‘Lives are being upended’ by USCIS policy changes and mismanagement, CLINIC advocacy director tells House subcommittee hearing
WASHINGTON — The political leadership at U.S. Citizenship and Immigration Services has increasingly turned its efforts toward enforcement and away from its congressionally mandated purpose, CLINIC’s Advocacy Director Jill Marie Bussey told the House Judiciary Subcommittee on Immigration and Citizenship July 16.
Immigrants’ “lives are being upended as deliberate policy choices and gross mismanagement have led to crisis-level case processing backlogs,” Bussey said in her opening statement at a hearing on policy changes and processing delays at USCIS. “The current situation at USCIS is wholly and completely avoidable. It was brought on by mismanagement and poor policy.”
She offered examples of several immigrants affected by the changes explaining, “slow processing times rob people of their dignity, livelihood and security.” Among them:
- Cheryl, a Jamaican national and survivor of brutal domestic violence, has waited for approval for her green card under the Violence Against Women Act for nearly a year, quadruple the previous processing time. While she fled her abuser, without a work permit she could not provide for her children and was forced to move back in with him. Under current processing times, Cheryl will wait at least another six months.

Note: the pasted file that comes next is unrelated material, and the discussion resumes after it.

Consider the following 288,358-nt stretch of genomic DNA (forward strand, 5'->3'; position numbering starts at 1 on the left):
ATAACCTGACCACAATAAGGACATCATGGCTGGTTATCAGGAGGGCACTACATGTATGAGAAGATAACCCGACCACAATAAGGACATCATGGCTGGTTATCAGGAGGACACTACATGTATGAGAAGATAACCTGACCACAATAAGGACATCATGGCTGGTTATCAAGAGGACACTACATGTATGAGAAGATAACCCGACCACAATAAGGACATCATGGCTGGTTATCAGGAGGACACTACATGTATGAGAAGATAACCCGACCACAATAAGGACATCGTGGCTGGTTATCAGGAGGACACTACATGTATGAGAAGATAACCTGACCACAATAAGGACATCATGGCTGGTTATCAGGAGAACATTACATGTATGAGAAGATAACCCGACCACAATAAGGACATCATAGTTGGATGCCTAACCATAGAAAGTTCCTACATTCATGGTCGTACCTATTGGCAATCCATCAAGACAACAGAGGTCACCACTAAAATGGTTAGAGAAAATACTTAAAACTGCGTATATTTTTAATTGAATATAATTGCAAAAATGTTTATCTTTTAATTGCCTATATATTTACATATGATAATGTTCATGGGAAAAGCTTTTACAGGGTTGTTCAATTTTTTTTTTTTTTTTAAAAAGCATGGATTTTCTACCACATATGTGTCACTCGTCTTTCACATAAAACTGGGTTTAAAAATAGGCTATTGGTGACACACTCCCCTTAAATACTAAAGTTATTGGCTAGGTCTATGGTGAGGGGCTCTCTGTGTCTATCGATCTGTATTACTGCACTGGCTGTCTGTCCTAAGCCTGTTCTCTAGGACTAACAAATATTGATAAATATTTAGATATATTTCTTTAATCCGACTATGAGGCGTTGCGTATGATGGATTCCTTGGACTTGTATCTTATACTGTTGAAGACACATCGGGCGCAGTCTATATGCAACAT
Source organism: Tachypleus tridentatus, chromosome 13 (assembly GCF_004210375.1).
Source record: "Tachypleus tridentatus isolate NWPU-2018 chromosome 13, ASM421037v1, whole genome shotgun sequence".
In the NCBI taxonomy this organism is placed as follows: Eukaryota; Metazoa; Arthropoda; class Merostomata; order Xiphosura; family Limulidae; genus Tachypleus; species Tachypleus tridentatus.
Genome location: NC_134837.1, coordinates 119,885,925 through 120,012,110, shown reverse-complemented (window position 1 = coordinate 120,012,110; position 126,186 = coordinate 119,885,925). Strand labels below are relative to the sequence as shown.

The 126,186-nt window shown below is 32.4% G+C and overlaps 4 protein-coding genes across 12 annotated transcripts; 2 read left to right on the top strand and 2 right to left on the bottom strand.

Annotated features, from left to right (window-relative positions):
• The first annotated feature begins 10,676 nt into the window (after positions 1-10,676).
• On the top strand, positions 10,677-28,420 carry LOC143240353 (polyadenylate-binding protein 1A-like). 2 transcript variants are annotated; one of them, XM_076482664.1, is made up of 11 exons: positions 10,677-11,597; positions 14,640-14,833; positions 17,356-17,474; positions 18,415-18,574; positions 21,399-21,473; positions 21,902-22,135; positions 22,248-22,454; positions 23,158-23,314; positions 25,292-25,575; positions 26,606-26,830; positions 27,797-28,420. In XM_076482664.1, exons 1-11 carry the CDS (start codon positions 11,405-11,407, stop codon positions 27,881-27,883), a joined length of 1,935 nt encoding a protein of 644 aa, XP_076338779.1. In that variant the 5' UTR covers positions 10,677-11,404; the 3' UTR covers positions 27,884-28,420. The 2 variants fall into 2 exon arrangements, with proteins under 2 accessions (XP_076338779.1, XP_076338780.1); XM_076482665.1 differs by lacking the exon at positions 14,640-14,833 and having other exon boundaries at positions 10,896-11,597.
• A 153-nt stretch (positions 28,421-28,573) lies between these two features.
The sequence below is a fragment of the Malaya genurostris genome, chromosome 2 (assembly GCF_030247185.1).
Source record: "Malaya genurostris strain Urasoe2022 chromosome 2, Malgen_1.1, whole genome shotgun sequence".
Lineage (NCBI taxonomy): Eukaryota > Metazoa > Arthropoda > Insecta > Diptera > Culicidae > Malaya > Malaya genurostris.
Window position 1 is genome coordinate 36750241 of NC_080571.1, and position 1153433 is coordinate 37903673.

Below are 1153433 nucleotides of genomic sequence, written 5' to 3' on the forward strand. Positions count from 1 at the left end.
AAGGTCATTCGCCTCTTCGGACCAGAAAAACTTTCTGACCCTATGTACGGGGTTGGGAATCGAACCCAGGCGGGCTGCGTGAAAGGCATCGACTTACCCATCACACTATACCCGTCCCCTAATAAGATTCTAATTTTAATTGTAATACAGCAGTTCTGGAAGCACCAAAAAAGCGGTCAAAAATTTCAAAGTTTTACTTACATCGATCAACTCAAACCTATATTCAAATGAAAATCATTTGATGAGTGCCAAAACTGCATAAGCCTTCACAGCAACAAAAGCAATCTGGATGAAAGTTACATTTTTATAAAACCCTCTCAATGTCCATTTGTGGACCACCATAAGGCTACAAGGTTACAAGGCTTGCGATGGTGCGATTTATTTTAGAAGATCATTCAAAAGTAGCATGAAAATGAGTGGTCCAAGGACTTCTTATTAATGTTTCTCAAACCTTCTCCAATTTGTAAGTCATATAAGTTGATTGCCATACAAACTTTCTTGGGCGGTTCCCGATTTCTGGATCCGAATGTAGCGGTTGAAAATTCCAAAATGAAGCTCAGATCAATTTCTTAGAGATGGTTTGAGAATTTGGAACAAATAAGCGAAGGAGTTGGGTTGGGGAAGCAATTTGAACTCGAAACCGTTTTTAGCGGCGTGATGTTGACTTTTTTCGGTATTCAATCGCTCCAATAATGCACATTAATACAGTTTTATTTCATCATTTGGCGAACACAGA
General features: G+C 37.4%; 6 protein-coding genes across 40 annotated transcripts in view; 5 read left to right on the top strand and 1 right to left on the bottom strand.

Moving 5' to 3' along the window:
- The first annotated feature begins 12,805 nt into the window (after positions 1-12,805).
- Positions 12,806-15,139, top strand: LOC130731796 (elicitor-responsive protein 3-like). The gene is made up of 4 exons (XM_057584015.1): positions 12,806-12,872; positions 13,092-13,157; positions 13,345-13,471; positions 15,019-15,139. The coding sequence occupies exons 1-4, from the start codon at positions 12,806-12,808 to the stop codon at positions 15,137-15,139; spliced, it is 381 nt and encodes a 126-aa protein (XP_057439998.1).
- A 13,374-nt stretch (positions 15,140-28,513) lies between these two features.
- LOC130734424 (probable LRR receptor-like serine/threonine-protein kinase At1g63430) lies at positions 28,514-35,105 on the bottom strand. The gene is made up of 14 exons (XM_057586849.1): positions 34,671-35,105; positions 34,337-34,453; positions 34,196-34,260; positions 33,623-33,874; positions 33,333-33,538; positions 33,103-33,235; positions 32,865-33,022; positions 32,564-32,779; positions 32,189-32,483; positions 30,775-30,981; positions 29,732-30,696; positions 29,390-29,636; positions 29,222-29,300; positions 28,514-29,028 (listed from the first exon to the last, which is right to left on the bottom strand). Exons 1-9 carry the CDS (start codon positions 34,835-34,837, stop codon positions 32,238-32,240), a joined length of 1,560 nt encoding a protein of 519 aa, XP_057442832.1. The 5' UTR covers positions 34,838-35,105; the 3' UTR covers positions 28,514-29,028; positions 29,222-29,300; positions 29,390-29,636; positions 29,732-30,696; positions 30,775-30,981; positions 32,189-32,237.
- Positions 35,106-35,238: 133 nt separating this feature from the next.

“She is at the mercy of USCIS to end this cycle,” Bussey said.
- Father Arjun, a Catholic priest from India works in a largely rural area of upstate New York. The two-year wait for his green card application to be approved — normally a process of a few months — has meant that his ministry, including celebrating Mass and visiting the sick and dying, could effectively be sidelined because renewing his driver’s license is tied to his immigration status.
- Hazem came to the United States on a student visa as Syria’s civil war broke out. He applied for Temporary Protected Status and works for a company in Oregon. Processing delays have caused him to have difficulty using his own bank account and renewing his driver’s license and cost him income.
“Over the past two years, we have become increasingly alarmed to see the political leadership at USCIS steering this services-based agency toward enforcement and away from its congressionally mandated purpose — the administration of immigration benefits,” Bussey said.
Other witnesses at the hearing included: Eric Cohen, executive director of the Immigrant Legal Resource Center, and Marketa Lindt, president of the American Immigration Lawyers Association. A panel of three USCIS staff members was also scheduled for the hearing.
See Bussey’s full testimony and oral statement here. To schedule an interview with Bussey or another member of CLINIC’s advocacy team, contact Ileana Cortes Santiago at email@example.com, 301-565-4812 or 787-431-6575.